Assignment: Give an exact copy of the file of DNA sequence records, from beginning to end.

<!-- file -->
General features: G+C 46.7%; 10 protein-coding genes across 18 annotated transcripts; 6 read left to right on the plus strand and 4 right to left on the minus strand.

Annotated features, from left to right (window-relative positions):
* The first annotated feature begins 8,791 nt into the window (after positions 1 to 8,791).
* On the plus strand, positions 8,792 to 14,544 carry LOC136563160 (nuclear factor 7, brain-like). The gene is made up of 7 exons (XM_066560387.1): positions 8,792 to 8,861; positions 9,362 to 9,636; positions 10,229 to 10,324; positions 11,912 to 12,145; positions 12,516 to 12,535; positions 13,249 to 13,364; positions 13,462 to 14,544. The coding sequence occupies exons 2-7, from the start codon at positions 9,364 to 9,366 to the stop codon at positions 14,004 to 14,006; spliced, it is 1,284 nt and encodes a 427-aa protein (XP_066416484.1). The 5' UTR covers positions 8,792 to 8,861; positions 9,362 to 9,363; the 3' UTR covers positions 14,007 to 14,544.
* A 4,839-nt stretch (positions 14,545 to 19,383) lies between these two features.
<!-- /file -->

General features: G+C 46.7%; 10 protein-coding genes across 18 annotated transcripts; 6 read left to right on the plus strand and 4 right to left on the minus strand.

Annotated features, from left to right (window-relative positions):
* The first annotated feature begins 8,791 nt into the window (after positions 1 to 8,791).
* On the plus strand, positions 8,792 to 14,544 carry LOC136563160 (nuclear factor 7, brain-like). The gene is made up of 7 exons (XM_066560387.1): positions 8,792 to 8,861; positions 9,362 to 9,636; positions 10,229 to 10,324; positions 11,912 to 12,145; positions 12,516 to 12,535; positions 13,249 to 13,364; positions 13,462 to 14,544. The coding sequence occupies exons 2-7, from the start codon at positions 9,364 to 9,366 to the stop codon at positions 14,004 to 14,006; spliced, it is 1,284 nt and encodes a 427-aa protein (XP_066416484.1). The 5' UTR covers positions 8,792 to 8,861; positions 9,362 to 9,363; the 3' UTR covers positions 14,007 to 14,544.
* A 4,839-nt stretch (positions 14,545 to 19,383) lies between these two features.